May 22, 2019
What’s Randy Smith been up to in the nearly 50 years since he got started in the hospitality industry, taking a job as a payroll clerk for United Inns, a Holiday Inn franchisee in Memphis, Tennessee, in 1970? Defining, standardizing, and revolutionizing hotel analytics. Smith Travel Research (now simply STR), the company he founded with his wife, Carolyn, in 1985, has turned ADR, RevPAR, and other metrics into invaluable benchmarking tools, and helped establish revenue guidelines for the entire hospitality industry. For that and much more, Smith is being honored with HSMAI’s Vanguard Award for Lifetime Achievement in Revenue Optimization, which will be presented at the 2019 Revenue Optimization Conference (ROC) in Minneapolis on June 18–19.
“It’s great to be recognized for your contribution to the industry when you’ve been involved in it for so long,” Smith said in a recent interview with HSMAI. “To realize that I have had an actual impact on how decisions are being made in this industry — it’s a nice little capstone to what has been an awesome career. Of all the industries to be involved in, the travel industry, hotels, are some of the nicest people in the world, and to be recognized by that group, it really is something that is very gratifying.”
Here are five other things we learned about Randy Smith and STR:
1. He got the idea for STR when he was a consultant. “I ended up in Orlando, Florida, in the research and development department of Laventhol & Horwath, a big accounting and consulting firm that has long since gone away. When I went to work for them, there were probably over 200 consultants that just worked on the hotel industry, and the research department worked to support those consultants, so that’s when I first got into tracking the performance of the hotel industry. I got transferred to the home office in Philadelphia, and at that point, I started pulling together all the data that was coming from all the different offices of Laventhol & Horwath and consolidating that data there. And then at some point I felt that this could be done a lot better. I wrote several memos and outlined how you could create a nationwide tracking system to really follow the performance of the hotel industry, but the firm felt that that threatened its feasibility study practice, and so they did not want to support it. So I left the firm in early 1985, and in June of ’85 my wife and I launched Smith Travel Research.”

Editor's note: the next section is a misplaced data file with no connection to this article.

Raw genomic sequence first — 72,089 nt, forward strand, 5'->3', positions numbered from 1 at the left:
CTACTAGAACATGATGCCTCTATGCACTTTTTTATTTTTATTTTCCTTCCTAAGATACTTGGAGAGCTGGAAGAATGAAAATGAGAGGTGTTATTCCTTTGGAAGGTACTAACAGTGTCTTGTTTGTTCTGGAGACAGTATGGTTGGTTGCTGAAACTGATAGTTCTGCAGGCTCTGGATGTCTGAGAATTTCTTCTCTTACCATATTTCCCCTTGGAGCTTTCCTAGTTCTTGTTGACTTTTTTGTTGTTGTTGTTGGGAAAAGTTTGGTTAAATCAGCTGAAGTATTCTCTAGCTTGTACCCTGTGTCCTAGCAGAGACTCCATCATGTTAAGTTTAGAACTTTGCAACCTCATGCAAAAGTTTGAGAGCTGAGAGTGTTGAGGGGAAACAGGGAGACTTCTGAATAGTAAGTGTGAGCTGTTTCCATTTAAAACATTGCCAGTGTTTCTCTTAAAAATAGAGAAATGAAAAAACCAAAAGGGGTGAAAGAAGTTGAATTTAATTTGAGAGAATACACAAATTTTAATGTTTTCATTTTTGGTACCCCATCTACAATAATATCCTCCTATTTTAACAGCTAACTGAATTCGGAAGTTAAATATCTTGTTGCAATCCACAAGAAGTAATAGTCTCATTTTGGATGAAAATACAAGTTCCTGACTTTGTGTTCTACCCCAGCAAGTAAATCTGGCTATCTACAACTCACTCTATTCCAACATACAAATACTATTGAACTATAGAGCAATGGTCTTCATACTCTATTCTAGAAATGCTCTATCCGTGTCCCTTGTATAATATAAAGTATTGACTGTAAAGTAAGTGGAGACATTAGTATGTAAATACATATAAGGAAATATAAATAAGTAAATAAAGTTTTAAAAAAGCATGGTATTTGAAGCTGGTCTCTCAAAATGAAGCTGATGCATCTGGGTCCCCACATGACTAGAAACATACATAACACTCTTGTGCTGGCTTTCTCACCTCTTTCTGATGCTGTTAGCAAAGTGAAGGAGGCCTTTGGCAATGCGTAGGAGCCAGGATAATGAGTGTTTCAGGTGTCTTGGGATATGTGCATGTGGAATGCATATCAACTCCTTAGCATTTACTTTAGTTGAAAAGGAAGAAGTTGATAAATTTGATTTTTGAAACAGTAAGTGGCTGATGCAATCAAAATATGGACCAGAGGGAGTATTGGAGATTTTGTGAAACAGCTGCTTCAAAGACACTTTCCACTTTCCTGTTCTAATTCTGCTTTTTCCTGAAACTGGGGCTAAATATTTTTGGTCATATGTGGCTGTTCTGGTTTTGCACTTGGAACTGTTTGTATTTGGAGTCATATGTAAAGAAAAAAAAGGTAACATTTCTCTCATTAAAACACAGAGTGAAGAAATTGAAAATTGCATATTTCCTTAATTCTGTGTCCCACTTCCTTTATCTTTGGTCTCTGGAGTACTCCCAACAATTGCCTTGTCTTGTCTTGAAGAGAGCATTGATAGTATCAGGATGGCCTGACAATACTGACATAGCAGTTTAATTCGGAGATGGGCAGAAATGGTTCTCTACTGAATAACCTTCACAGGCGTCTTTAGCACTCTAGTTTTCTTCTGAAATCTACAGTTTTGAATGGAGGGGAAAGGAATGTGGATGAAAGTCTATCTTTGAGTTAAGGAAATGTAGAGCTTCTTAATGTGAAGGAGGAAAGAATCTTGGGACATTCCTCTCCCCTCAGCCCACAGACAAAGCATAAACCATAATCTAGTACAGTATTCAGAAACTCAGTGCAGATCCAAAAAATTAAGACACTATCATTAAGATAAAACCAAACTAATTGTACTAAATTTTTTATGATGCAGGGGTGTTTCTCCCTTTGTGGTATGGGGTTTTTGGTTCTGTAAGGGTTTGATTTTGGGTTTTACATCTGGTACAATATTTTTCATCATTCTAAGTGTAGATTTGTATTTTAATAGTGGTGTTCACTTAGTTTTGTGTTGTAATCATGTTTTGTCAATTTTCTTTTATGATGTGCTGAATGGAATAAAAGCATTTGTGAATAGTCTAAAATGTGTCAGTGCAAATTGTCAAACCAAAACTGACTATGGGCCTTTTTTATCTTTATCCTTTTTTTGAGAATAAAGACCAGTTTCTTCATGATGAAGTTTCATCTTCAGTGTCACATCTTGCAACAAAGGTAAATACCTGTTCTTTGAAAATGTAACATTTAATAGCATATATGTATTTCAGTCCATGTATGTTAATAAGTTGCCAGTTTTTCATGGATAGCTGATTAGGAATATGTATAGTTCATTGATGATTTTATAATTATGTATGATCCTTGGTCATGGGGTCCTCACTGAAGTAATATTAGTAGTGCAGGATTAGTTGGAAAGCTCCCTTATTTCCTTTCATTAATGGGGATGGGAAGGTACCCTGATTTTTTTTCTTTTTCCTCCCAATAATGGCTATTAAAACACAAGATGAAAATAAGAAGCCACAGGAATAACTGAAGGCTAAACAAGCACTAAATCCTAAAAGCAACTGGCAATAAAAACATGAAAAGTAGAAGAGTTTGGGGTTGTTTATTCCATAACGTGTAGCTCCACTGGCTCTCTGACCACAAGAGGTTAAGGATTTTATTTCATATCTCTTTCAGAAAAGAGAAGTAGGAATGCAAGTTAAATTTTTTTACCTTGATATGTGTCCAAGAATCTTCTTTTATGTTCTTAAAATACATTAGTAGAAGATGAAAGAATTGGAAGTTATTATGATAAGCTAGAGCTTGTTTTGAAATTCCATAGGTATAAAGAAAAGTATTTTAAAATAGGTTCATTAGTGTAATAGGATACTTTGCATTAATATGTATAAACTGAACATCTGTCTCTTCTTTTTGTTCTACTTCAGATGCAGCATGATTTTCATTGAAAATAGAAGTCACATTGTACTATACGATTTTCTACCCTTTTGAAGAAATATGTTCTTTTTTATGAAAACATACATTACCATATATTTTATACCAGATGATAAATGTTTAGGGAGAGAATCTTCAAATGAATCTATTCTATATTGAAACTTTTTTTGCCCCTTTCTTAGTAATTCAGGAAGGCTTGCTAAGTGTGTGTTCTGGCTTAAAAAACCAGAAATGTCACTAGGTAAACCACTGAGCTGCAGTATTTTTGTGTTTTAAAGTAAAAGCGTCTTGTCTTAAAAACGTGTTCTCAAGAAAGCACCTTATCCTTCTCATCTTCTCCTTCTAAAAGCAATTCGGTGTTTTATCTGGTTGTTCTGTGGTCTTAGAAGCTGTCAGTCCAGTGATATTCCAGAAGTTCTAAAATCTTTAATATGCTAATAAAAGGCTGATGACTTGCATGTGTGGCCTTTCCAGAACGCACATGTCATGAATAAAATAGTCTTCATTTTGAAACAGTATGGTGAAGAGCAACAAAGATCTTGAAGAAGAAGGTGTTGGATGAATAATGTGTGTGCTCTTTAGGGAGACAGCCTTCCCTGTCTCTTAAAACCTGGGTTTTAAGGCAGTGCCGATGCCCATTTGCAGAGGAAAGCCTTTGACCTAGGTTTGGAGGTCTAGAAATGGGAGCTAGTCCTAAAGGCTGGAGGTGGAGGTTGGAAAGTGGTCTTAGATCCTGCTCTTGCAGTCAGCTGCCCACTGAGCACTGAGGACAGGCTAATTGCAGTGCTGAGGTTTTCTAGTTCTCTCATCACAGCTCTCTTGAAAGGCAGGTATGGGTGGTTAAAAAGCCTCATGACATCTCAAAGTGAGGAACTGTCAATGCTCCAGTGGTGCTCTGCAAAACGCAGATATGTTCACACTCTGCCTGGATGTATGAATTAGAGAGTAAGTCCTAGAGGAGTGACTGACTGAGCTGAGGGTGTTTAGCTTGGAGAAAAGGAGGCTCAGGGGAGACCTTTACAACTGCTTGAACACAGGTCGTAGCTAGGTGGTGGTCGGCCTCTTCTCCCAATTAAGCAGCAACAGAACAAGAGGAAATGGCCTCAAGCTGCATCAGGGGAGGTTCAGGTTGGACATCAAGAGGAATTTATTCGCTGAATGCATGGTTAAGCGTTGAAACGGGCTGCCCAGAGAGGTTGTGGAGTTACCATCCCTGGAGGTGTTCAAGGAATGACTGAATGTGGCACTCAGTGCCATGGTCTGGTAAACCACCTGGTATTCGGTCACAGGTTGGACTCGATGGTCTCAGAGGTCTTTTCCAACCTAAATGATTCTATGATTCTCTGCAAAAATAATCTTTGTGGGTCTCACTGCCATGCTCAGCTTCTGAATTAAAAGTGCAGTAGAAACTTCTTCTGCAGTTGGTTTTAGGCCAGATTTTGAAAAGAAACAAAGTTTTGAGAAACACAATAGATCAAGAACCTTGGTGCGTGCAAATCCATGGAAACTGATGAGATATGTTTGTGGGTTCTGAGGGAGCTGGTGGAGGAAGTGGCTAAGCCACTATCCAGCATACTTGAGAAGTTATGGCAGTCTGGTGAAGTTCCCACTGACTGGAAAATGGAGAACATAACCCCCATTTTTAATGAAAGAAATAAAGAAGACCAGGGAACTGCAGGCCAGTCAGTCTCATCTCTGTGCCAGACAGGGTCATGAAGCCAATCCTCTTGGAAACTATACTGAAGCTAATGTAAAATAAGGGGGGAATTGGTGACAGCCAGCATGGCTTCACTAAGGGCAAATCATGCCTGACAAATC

2. His perspective grew along with the business. “In January of 1986, we got data from about 8,000 hotels to launch the program. Today, we collect data from, I guess, 65,000 hotels around the world. But it all started in the basement of my house in Pennsylvania, tracking occupancies, room rates, RevPAR. It was something the industry desperately needed, and the industry itself really wanted us to succeed and so they supported it heavily. I traveled all over this country trying to talk each brand into joining this tracking program, and generally I was very successful at it. When we first started, it was just a monthly program — we generated the data each month and we showed them how they were doing relative to their competition. Then, in the late ’90s, we launched daily tracking, which was daily data on a weekly basis.